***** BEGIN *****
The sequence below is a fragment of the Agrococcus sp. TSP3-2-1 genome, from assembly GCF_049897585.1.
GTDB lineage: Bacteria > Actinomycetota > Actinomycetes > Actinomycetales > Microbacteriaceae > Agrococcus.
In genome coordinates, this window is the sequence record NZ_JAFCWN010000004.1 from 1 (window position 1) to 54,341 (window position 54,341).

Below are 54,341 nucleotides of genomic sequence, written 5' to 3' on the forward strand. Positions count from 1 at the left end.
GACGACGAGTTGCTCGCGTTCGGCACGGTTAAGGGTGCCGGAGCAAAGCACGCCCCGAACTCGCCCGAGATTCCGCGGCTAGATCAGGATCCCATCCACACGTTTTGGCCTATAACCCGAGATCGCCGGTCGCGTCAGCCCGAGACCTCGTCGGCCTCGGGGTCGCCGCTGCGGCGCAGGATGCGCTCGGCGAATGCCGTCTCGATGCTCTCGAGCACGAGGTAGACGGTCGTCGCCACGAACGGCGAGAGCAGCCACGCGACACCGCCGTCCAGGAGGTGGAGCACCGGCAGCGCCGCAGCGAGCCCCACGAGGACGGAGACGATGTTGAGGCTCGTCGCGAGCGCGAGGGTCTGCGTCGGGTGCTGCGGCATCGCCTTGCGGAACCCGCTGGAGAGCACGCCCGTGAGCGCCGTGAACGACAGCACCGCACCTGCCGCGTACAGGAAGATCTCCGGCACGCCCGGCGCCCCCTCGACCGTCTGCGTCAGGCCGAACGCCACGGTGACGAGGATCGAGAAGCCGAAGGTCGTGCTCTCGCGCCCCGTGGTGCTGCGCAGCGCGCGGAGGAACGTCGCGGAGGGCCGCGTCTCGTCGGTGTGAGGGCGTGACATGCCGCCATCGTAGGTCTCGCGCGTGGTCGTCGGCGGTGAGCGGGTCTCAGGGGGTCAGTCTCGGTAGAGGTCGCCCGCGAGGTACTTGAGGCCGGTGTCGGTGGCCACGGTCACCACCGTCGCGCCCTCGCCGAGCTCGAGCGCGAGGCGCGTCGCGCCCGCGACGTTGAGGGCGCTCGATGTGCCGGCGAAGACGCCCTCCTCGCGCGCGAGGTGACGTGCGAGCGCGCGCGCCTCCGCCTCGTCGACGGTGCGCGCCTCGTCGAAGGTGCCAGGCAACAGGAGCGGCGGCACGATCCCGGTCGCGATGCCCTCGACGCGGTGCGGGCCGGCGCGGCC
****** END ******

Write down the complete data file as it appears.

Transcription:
The sequence below is a fragment of the Agrococcus sp. TSP3-2-1 genome, from assembly GCF_049897585.1.
GTDB lineage: Bacteria > Actinomycetota > Actinomycetes > Actinomycetales > Microbacteriaceae > Agrococcus.
In genome coordinates, this window is the sequence record NZ_JAFCWN010000004.1 from 1 (window position 1) to 54,341 (window position 54,341).

Below are 54,341 nucleotides of genomic sequence, written 5' to 3' on the forward strand. Positions count from 1 at the left end.
GACGACGAGTTGCTCGCGTTCGGCACGGTTAAGGGTGCCGGAGCAAAGCACGCCCCGAACTCGCCCGAGATTCCGCGGCTAGATCAGGATCCCATCCACACGTTTTGGCCTATAACCCGAGATCGCCGGTCGCGTCAGCCCGAGACCTCGTCGGCCTCGGGGTCGCCGCTGCGGCGCAGGATGCGCTCGGCGAATGCCGTCTCGATGCTCTCGAGCACGAGGTAGACGGTCGTCGCCACGAACGGCGAGAGCAGCCACGCGACACCGCCGTCCAGGAGGTGGAGCACCGGCAGCGCCGCAGCGAGCCCCACGAGGACGGAGACGATGTTGAGGCTCGTCGCGAGCGCGAGGGTCTGCGTCGGGTGCTGCGGCATCGCCTTGCGGAACCCGCTGGAGAGCACGCCCGTGAGCGCCGTGAACGACAGCACCGCACCTGCCGCGTACAGGAAGATCTCCGGCACGCCCGGCGCCCCCTCGACCGTCTGCGTCAGGCCGAACGCCACGGTGACGAGGATCGAGAAGCCGAAGGTCGTGCTCTCGCGCCCCGTGGTGCTGCGCAGCGCGCGGAGGAACGTCGCGGAGGGCCGCGTCTCGTCGGTGTGAGGGCGTGACATGCCGCCATCGTAGGTCTCGCGCGTGGTCGTCGGCGGTGAGCGGGTCTCAGGGGGTCAGTCTCGGTAGAGGTCGCCCGCGAGGTACTTGAGGCCGGTGTCGGTGGCCACGGTCACCACCGTCGCGCCCTCGCCGAGCTCGAGCGCGAGGCGCGTCGCGCCCGCGACGTTGAGGGCGCTCGATGTGCCGGCGAAGACGCCCTCCTCGCGCGCGAGGTGACGTGCGAGCGCGCGCGCCTCCGCCTCGTCGACGGTGCGCGCCTCGTCGAAGGTGCCAGGCAACAGGAGCGGCGGCACGATCCCGGTCGCGATGCCCTCGACGCGGTGCGGGCCGGCGCGGCC